Science tells us that nature is the greatest of all medicines. Not only does nature provide opportunities for exercise and Vitamin D, but its most powerful resource resides in its ability to heal the mind and the heart.

In her book Wild: From Lost to Found on the Pacific Crest Trailauthor Cheryl Strayed hikes from the desert of California, through Oregon, to the Bridge of Gods in Washington. Her purpose was to heal the wounds from the death of her mother, as well as veer off the destructive life path upon which she had found herself traveling. She was alone, with only little prior hiking experience.

One of my favorite quotes from her book states, “I was amazed that what I needed to survive could be carried on my back, and, most surprisingly of all, that I could carry it.” I love this quote for so many reasons, but mostly because when we strip ourselves of all things but basic necessities we find that they can fit in a backpack. Nature provides the rest.

Using nature to heal can start with taking in deep breaths of fresh air for calming or walking to get your body moving, but it can be taken to much farther depths. The beauty of nature heals.

Never look at the ocean and take it for granted. It’s vast expanse can swallow you whole.

Never look at the snow white peak of a mountain top without wondering what clouds feel like. These are giant masses of creation that will always win if challenged by humans.

Let the beauty of a sunset strike you like a  masterpiece.

Observe strange plants that thrive in sunshine and snow.

When you walk, dig your shoes into each step of dirt and your head will become more clear.

Moving past heartache takes one step at a time, as does any journey. In nature our problems seem a little smaller because we realize how much bigger the world is, and how many people are surviving their own heartaches too.

Our minds can be like prisons. When we slow ourselves down, take a walk in the rain, and feel the strength of nature, its power can soak into your soul and help you move on from whatever is holding you back from healing. There are many things we can control but nature is not one of them. Use its energy to empower your wounds to become scars.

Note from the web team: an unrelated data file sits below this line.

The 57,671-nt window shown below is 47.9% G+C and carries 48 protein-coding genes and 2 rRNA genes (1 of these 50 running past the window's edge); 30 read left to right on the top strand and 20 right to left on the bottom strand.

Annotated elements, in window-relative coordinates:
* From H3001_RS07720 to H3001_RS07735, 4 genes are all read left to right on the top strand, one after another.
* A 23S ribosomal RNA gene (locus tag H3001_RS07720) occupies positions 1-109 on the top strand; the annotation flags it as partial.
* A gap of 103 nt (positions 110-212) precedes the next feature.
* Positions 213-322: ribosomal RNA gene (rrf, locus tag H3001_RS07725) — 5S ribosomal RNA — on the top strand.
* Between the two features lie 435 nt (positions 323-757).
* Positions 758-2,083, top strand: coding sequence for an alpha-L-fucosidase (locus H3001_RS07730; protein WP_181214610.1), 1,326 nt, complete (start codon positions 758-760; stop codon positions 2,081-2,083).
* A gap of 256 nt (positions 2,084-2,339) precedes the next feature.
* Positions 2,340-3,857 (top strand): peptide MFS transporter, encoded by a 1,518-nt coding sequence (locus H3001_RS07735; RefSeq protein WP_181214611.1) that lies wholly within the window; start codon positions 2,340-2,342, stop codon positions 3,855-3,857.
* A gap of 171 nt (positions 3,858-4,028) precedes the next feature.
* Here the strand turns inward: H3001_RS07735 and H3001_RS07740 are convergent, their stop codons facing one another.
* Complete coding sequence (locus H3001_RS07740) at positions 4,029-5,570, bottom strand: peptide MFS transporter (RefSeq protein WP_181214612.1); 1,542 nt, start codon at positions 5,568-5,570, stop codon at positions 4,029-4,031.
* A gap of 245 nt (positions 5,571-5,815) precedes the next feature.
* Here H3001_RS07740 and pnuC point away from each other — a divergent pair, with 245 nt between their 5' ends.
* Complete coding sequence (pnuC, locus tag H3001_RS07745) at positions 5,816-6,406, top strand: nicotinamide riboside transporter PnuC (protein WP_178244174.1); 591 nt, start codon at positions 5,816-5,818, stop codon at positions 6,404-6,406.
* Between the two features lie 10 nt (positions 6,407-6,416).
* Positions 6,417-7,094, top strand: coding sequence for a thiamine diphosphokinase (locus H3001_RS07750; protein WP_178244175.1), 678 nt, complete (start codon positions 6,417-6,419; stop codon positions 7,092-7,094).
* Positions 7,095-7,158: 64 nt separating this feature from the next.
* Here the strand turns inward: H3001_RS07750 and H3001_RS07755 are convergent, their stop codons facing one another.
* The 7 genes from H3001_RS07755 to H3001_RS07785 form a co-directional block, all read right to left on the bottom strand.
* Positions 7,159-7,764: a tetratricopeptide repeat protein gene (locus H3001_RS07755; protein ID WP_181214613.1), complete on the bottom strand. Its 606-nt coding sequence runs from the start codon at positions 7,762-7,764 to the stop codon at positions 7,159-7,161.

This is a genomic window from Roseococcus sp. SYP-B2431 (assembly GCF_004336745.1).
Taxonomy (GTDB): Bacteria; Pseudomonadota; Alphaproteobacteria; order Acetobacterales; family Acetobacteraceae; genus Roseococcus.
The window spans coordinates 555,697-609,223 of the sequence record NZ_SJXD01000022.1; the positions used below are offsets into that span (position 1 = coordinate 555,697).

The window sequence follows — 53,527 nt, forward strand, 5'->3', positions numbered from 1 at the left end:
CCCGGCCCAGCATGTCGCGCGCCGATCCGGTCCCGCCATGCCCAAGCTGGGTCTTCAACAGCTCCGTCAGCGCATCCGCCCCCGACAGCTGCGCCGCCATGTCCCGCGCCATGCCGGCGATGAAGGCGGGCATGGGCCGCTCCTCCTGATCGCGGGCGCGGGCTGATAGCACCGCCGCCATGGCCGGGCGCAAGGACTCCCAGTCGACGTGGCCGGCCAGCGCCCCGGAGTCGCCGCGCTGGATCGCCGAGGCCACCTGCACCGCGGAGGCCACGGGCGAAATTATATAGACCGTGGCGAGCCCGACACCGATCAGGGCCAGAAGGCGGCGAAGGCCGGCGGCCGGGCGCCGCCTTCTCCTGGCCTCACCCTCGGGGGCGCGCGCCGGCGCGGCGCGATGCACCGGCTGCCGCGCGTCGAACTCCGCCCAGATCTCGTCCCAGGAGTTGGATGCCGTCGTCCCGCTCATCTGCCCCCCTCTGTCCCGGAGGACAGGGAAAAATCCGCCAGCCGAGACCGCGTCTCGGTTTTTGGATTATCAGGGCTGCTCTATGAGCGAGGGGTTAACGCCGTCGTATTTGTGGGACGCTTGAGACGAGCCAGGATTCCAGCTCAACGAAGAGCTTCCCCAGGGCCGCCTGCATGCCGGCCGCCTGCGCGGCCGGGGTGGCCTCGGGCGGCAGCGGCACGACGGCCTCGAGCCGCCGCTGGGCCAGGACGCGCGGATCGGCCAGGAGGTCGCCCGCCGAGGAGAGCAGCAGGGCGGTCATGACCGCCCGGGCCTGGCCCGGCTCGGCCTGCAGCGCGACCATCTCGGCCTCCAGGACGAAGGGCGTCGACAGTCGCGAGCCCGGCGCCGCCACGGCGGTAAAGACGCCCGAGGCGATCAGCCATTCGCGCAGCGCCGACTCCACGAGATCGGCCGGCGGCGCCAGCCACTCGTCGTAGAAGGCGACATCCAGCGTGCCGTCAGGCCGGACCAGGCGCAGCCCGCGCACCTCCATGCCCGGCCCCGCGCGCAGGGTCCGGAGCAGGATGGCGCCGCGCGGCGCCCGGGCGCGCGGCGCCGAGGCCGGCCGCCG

Recently I traveled to one of the darkest places in the United States. It is a small town in West Texas, close to Mexico called Marathon. I have never seen a more amazing sky.
Human beings are made of the same elements as stars: carbon, hydrogen, nitrogen, oxygen, phosphorus and sulfur. Stars were made to shine their brightest through the darkest of nights. Go somewhere where you can see the Milky Way. Look at our own galaxy from Earth and get lost in nature and out of your head. Let go of what holds you back from being whole so you can heal.
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Rebecca Lynn Schultz is a freelance writer and poet from Chicago, Illinois. She holds a bachelors degree in education, and had the privilege of teaching English, Literature, and Journalism. Although she enjoyed the academic atmosphere, the love for both creative and nonfictional writing moved her out of the classroom. Writing has always been her passion and artistic outlet. Her poetry can be poignant, with a focus on relationships and a compassion for humanity. Her most important job is being a mother of three and she can always be found with a book or pencil on hand. She currently resides in Dallas, Texas.

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